During this deep dive session, we will create a forum where attendees can break off into smaller groups to have in-depth discussions on a number of topics.
Attendees will be able to choose which virtual breakout group to attend and more details will be provided.
If you are new to the BRC and want to learn more about the basics behind large-scale corporate and institutional renewable energy procurement in Canada, we have created a series of videos for you that you can review before this webinar.
The videos can be found here:
Breakout topics will include the below and other topics:
What are the challenges and opportunities for small-scale buyers? A discussion covering tranche aggregation and contract alignment
How do you bring along internal stakeholders successfully?
What options are available to buyers seeking to meet their renewable energy needs in Canada?
Buyers Roadmap: what are the important steps to consider before your first VPPA?
Eric is the Director of Global Renewable Energy, owning Cargill’s renewable energy strategy globally. In this role, Eric is responsible for adding renewable energy to Cargill’s operations, ensuring Cargill meets its 2025 Climate goal to reduce...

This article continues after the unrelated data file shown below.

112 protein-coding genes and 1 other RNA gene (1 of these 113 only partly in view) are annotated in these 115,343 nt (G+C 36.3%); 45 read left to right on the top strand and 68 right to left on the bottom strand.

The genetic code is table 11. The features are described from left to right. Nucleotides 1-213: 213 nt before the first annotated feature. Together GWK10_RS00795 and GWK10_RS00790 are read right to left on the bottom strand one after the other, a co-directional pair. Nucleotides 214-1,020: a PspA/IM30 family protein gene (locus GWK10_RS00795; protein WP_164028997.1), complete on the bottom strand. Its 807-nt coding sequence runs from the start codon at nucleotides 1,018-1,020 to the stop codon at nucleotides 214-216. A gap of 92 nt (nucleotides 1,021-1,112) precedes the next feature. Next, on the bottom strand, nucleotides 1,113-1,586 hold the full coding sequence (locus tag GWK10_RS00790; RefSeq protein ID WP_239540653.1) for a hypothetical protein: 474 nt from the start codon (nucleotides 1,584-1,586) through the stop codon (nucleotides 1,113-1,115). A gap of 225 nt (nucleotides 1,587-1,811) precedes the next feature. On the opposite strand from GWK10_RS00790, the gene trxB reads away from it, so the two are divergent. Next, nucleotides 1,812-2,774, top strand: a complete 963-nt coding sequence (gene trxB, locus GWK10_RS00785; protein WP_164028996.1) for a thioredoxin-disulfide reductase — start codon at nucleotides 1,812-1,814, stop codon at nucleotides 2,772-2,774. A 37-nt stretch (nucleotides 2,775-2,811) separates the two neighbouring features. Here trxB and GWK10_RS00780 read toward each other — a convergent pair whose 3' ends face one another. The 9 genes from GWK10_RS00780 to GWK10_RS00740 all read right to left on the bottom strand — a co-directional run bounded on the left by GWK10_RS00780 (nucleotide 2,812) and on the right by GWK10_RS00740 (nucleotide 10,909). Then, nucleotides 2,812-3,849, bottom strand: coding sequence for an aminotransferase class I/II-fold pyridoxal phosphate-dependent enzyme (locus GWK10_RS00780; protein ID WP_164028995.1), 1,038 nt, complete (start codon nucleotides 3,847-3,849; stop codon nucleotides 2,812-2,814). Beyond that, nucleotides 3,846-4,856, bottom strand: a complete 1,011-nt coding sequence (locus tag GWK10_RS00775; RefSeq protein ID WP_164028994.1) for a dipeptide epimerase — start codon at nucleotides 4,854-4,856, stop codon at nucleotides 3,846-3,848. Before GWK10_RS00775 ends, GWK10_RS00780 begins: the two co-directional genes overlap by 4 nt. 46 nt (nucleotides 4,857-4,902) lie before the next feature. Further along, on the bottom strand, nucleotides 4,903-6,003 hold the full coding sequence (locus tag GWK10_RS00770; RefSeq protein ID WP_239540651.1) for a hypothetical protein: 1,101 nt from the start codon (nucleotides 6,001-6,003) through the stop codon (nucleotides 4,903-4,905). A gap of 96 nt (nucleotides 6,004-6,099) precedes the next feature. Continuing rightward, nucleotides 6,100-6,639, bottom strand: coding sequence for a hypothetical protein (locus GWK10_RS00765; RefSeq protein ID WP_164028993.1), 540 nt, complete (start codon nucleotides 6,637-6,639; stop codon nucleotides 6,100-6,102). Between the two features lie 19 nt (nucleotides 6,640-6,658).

Stephen has worked in renewable energy for over 13 years. Originally focused on project management, he led the development and closing of several wind projects for RES, including the 100MW Greenwich windfarm in Ontario and the 150MW Massif du Sud...
Saeed Kaddoura is an analyst on the clean economy team at the Pembina Institute. He holds a bachelor's degree in chemical engineering, and two master's degrees in mechanical engineering, and water and environmental engineering that create the...
The Business Renewables Centre (BRC) Canada is a non-profit initiative where corporations and institutions can learn how to buy renewable energy, such as wind or solar power, directly from developers.
Launched in early 2019, the BRC-Canada already has more than 40 members and its members have secured 193 MW through corporate renewable energy procurement deals, totaling $400 million in private sector investment in Alberta.